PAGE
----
Think about how important it is to know what the weather will be tomorrow - will you be warm in just a shirt? Will it be raining when you are supposed to play sport? Will clouds cover up your solar panels? Knowing about the climate is even more important. Climate can affect people, animals, plants and even the shape of our coastlines all around the world. If our planet warms, deserts might get larger and glaciers may disappear. When glaciers melt, the water will flow into the oceans causing sea levels to rise. Rising sea levels might cause islands to disappear. Pretty important stuff, don't you think?


Has the climate on our planet always been the same?673607411_fc944fcf20

Scientist have worked out that our planet is about 4.5 BILLION years old. Throughout time the climate has always changed - temperatures rise and fall, because of natural forces including volcanic eruptions, the movement of continents and oceans, natural changes in the levels of greenhouse gases in the atmosphere, changes to the sun's intensity, and even variations in the Earth's orbit around the sun (called milankovitch cycles, try pronouncing that!).


Changing temperatures cause lots of different things on our planet, such as growing and shrinking glaciers, and rising and falling sea levels. Did you know that scientist found old beaches in the Murray Darling Basin
hundreds of kilometres from today's shoreline and over 100 meters
above sea level?iStock_000005723502Small


So what's the fuss?

Speed! Over the past 50 years our atmosphere has warmed by 0.13 degrees celsius per decade. It doesn't sound like much, but it is if you compare it to the past. During past ice ages and during warmer periods between them our atmosphere has warmed slowly (around 0.01 degrees celsius per decade). Current warming of more than 10 times as fast doesn't give plants or animals the chance to adapt to changing climates. Certainly not enough time to grow less hair or flippers!


What changes are happening around me today because of climate change?

Each decade has been warmer than the previous decade since the 1950s'
(quote from CSIRO/BoM state of the climate 2012).


Scientist all over the world study what's changing and this is what they found:

  • global temperatures have risen by 0.8 degrees celsius during the past 100 years
  • sea levels are rising at a rate of 3.1 mm per year
  • rainfall patterns are changing
  • the oceans are warming
  • there is more extreme hot weather, such as heat waves, and fewer cold extremes
  • mountain glaciers and polar ice sheets are melting.


Is it us?


Hate to say, but yes it is. We do a lot of things that release CO2 and other

greenhouse gases into our atmosphere, which would otherwise be trapped deep under ground or in trees. We dig up coal and gas and power our lives with it. We chop down trees and build houses and cities from them. Burning fossil fuels for energy releases pollution including CO2 and other greenhouse gases into the air, which drives the speedy climate change we are seeing today. Ice core records show there's way more CO2 in our atmosphere than there used to be (390 parts per million (ppm) today, compared to between 172 and 300 ppm of the last 800,000 years).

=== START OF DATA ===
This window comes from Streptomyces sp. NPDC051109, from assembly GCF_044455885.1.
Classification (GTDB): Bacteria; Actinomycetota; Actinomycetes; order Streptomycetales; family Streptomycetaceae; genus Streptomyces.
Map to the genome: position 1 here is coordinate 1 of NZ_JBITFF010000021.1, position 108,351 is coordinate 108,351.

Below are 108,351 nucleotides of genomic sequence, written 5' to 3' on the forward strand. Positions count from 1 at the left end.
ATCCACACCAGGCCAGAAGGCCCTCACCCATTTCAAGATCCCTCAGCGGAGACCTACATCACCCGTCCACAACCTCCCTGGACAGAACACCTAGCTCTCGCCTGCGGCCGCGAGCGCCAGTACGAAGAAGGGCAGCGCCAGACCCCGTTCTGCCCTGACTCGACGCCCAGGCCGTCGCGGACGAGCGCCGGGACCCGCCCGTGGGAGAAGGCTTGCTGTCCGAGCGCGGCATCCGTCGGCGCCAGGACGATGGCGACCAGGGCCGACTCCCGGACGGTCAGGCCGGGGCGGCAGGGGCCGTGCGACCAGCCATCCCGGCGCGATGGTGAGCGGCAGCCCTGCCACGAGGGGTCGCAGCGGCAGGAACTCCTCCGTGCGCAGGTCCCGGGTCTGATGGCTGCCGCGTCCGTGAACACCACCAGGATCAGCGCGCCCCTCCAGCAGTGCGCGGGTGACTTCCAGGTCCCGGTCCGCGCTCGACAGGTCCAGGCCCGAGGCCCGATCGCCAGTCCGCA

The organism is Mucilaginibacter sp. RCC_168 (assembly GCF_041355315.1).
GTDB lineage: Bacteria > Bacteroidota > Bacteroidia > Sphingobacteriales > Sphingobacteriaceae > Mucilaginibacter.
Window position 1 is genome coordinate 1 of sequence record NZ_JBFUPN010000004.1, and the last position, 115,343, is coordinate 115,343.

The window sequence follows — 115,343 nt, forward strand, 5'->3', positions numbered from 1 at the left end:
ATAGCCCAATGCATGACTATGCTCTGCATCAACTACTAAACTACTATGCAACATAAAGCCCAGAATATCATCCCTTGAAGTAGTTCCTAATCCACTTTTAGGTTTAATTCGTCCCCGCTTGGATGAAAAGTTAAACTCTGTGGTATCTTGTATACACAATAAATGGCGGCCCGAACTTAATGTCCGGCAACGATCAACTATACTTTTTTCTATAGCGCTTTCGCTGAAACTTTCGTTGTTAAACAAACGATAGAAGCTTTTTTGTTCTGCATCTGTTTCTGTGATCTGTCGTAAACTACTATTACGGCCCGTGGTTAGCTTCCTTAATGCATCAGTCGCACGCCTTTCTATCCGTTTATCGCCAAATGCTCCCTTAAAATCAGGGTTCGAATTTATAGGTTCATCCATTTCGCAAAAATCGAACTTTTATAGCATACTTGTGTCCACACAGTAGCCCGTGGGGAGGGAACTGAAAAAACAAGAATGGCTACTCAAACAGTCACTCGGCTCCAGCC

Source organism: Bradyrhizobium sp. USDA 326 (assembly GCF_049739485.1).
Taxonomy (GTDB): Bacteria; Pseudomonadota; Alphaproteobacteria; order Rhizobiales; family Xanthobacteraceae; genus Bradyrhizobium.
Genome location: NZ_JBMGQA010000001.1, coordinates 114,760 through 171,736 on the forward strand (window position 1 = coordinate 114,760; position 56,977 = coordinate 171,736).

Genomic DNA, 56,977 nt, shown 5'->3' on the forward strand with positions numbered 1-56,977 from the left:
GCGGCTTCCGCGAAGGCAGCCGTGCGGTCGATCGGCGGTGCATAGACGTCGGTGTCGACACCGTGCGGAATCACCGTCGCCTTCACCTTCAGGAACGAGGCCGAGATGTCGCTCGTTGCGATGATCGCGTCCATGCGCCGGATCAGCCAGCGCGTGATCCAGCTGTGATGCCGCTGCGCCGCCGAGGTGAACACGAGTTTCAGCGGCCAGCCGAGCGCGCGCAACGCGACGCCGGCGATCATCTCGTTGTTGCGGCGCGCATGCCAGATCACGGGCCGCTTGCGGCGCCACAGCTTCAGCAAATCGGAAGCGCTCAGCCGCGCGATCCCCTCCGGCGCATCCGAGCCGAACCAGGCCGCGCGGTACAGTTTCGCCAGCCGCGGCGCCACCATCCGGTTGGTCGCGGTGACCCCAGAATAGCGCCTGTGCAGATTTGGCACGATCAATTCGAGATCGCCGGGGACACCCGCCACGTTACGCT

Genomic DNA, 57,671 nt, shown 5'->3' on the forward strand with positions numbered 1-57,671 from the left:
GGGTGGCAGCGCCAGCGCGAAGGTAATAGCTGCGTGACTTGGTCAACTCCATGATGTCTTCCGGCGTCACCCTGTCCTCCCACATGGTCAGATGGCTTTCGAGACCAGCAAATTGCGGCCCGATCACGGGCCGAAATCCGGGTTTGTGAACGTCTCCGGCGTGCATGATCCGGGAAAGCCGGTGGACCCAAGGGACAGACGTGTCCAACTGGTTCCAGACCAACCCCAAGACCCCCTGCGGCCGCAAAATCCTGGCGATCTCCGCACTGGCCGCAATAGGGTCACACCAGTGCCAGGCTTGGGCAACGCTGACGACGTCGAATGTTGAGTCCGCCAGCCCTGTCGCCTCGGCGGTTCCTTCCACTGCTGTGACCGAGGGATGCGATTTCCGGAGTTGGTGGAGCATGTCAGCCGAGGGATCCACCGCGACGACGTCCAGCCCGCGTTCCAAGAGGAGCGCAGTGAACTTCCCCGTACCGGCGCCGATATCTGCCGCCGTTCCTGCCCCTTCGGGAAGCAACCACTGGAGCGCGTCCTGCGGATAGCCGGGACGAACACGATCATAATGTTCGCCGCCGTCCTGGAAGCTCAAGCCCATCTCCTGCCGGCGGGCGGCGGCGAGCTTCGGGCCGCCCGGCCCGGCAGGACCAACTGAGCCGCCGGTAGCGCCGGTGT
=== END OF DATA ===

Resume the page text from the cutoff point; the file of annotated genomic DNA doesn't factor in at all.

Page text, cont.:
What happens if we don't reduce greenhouse emissions?

As we explained in the Good Science section, scientists use 832365_67055396supercomputers and mountains of data collected from all over the world to work out what our future climate may be like. Here are some of the things they've worked out:


  • temperatures in Australia could increase by up to 5 degrees by 2070
  • sea levels could rise by up to 80 cm by the end of the century (baseline of 1990)
  • we are likely to see more severe and intense extreme climatic events.


More Juicy Stuff...


Exciting times, exciting solutions


This is a very exciting time. The industrial revolution, which started a couple of hundred years ago, produced all sorts of technology that made an ENORMOUS impact on people's lives.


Now we are about to go through another period of major change, where we shift from relying on carbon-intensive sources of energy such as oil and coal. In the future, energy will come from a range of sources, combining the old with lots of new, sustainable ones.


The great news is that our energy challenge comes at a time when we are inventing more things than ever. These days with technology and the Internet the SPEED of scientific discovery is really fast and getting even faster.


We've seen how quickly mobile phones have taken off - who knows what's next?





Be a Future Spark!!!


We need YOUR imagination

Evidence is showing that the pollution created by burning oil and coal is contributing to g lobal warming. So we need new sustainable energy ideas to keep up with our demand for electricity without damaging our environment. And we need YOUR help to come up with new ideas.


Some of the world's most incredible inventions were created by kids!

Philo Farnsworth was 14 when he first came up with the idea of a working television in 1920. His invention went on to change the world.


We need your energy ideas to help come up with the big solutions. Get your thinking cap on and consider these questions:

  • What other sources of energy can we use?
  • How can we use energy more efficiently?
  • How can we save energy?
  • How can we spread the word about saving energy that really makes a difference?
  • Check out www.futuresparks.org.au for more inspiration!

You too can get involved...

Get started here!